Following the tragic fire at Grenfell Tower in 2017, government changed its guidelines in 2019 and early 2020 around building safety by issuing a series of advice notes. These notes are intended to give building owners clear guidance on how to make sure their homes are constructed and maintained safely.
What is happening?
Following the tragic fire at Grenfell Tower in 2017, government changed its guidelines around building safety by issuing a series of advice notes. These notes are intended to give building owners clear guidance on how to make sure their homes are constructed and maintained safely.
Recently, mortgage lenders and valuers have begun asking people who apply for mortgages on homes in residential apartment buildings to provide independent certification that the property meets the requirements of the advice notes.
In January 2020, government combined all advice notes into one ‘consolidated’ advice note, which included some of the recommendations of the original Advice Note 14, including the certification now referred to as an ‘EWS1’ form. It also extended the requirements to buildings of any height.
The interpretation of the guidance by mortgage lenders and valuers has led to confusion and anxiety for homeowners. It is not a legal requirement for a building to meet the conditions of the consolidated advice note.
This does not mean that affected buildings are unsafe. It is a legal requirement for building owners to hold a current fire risk assessment for all buildings (that contain an internal communal area); Hyde complies with this requirement.
Lenders may still take the view that if independent certification cannot be provided to demonstrate compliance, they won’t offer a mortgage.
What are we doing?
Our role is to build homes for people and to help people to make the moves they need. We want to support the mobility and life choices of homeowners and we are doing what we can, but there is no simple quick fix.
Along with our colleagues at the G15, the largest housing associations in London, we are calling on government to step in to offer clearer guidance for building owners and mortgage lenders.
We hope we will get the clarification we need from government in the coming months. Our hope is that this will reassure customers, allow mortgage lenders to relax their stance, and give building owners a reasonable timeframe in which to resolve any outstanding issues.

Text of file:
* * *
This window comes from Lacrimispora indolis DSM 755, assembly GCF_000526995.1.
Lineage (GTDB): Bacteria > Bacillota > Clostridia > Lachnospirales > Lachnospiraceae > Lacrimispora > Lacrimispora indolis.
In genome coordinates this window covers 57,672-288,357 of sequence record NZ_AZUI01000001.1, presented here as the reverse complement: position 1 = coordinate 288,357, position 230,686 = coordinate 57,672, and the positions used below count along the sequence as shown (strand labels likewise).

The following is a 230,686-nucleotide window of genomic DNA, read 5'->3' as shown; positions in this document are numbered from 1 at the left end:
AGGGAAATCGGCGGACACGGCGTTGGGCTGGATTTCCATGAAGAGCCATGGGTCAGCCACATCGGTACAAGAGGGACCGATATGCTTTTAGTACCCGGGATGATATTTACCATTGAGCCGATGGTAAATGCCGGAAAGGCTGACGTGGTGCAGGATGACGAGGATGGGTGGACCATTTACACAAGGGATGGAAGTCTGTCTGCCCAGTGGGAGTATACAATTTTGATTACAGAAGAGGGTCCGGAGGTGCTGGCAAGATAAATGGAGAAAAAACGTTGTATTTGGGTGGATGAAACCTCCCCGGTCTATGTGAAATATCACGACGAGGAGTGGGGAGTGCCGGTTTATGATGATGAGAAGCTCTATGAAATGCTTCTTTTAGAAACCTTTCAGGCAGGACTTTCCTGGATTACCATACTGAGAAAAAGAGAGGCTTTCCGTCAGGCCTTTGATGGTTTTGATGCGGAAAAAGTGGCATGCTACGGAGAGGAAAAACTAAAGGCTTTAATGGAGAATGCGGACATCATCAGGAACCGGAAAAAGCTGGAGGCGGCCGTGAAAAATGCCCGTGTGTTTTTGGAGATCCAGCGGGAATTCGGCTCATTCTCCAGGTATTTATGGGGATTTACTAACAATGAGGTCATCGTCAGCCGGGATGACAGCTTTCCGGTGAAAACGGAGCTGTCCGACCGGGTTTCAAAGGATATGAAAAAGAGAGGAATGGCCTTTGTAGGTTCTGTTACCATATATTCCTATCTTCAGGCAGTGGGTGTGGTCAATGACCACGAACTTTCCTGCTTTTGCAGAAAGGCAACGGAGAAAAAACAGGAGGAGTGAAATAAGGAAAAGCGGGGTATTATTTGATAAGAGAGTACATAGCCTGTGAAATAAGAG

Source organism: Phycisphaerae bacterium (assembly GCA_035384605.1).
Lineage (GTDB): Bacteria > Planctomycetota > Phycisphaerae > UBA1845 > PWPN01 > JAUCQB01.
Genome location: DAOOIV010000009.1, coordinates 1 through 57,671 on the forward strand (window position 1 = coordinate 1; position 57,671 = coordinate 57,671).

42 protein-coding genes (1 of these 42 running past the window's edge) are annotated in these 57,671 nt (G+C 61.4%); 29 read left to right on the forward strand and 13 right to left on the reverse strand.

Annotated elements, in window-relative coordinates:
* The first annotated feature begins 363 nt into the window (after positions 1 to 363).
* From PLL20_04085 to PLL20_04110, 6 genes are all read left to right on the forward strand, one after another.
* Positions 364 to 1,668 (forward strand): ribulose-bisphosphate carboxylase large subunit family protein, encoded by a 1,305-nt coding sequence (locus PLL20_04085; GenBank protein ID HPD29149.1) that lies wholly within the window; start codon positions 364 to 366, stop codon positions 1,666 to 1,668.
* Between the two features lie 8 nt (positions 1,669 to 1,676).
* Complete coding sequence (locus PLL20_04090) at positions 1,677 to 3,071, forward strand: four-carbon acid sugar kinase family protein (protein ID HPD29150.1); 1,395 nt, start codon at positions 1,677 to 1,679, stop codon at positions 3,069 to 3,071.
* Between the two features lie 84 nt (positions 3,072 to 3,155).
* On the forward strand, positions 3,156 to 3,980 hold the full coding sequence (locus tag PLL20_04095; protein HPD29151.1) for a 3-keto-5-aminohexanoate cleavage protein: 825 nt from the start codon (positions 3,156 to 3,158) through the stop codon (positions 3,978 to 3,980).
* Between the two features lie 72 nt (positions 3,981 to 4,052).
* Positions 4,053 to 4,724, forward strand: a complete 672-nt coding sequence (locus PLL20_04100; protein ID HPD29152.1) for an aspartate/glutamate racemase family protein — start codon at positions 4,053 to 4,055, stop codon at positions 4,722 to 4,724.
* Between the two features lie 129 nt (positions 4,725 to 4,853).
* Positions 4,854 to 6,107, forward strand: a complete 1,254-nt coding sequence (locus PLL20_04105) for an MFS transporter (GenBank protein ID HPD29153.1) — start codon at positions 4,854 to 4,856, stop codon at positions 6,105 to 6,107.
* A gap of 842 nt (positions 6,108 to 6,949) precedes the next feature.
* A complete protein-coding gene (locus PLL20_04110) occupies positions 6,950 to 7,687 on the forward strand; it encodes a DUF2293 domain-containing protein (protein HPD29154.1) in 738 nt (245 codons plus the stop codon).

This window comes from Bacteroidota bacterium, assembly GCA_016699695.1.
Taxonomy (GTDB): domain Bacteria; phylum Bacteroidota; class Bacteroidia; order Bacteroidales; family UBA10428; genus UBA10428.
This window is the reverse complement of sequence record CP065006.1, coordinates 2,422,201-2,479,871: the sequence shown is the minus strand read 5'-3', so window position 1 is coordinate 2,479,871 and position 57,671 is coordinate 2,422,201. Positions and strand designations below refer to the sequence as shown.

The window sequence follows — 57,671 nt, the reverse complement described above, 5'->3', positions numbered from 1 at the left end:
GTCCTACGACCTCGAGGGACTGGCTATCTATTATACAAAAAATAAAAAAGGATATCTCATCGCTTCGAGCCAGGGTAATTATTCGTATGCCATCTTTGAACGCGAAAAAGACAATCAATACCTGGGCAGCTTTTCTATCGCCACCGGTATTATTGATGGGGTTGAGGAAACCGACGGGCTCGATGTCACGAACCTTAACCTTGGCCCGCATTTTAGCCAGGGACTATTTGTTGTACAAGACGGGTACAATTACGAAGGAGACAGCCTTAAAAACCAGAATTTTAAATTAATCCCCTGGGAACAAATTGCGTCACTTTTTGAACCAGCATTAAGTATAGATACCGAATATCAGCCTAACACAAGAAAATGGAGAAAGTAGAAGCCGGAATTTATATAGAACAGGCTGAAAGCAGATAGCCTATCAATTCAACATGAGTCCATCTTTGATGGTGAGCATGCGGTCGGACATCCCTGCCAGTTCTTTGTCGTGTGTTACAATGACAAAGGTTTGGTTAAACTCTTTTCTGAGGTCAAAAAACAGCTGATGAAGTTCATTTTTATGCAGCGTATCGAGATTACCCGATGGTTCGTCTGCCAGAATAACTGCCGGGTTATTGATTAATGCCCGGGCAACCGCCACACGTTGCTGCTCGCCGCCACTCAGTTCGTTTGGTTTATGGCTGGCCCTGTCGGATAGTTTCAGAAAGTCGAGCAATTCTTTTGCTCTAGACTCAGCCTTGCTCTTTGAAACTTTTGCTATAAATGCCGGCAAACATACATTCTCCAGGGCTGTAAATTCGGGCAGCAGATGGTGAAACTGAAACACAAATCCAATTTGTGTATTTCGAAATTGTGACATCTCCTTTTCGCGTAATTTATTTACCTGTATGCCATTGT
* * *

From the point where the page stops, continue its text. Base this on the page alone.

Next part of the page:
In the meantime, we will support homeowners by continuing to provide available documentation to them as part of their sale or staircase enquiry.
Reassurance about safety
The safety of our residents is our utmost priority. Hyde has committed £50 million to carry out enhanced fire risk assessments across 166 buildings - this goes above the minimum requirement. Results of these surveys have led to major works including cladding replacement and extensive works to prevent the spread of fire. We are also implementing the recommendations from Dame Judith Hackitt’s review of building safety.
We would like to reassure our customers that all our purpose-built buildings:
- Received building control sign off at the time of build
- Received approval from a licensed warranty provider after they were built
- Have an up to date fire risk assessment, which we review regularly on frequencies recommended by our fire experts.
Who should I contact?
If you have questions regarding this, please contact the Home Ownership Team at LME@hyde-housing.co.uk
If you have questions regarding the safety of your building, please contact email@example.com
If you are concerned that your ability to re-mortgage, staircase or sell your home might be affected by these changes, please seek advice directly from your lender or mortgage broker.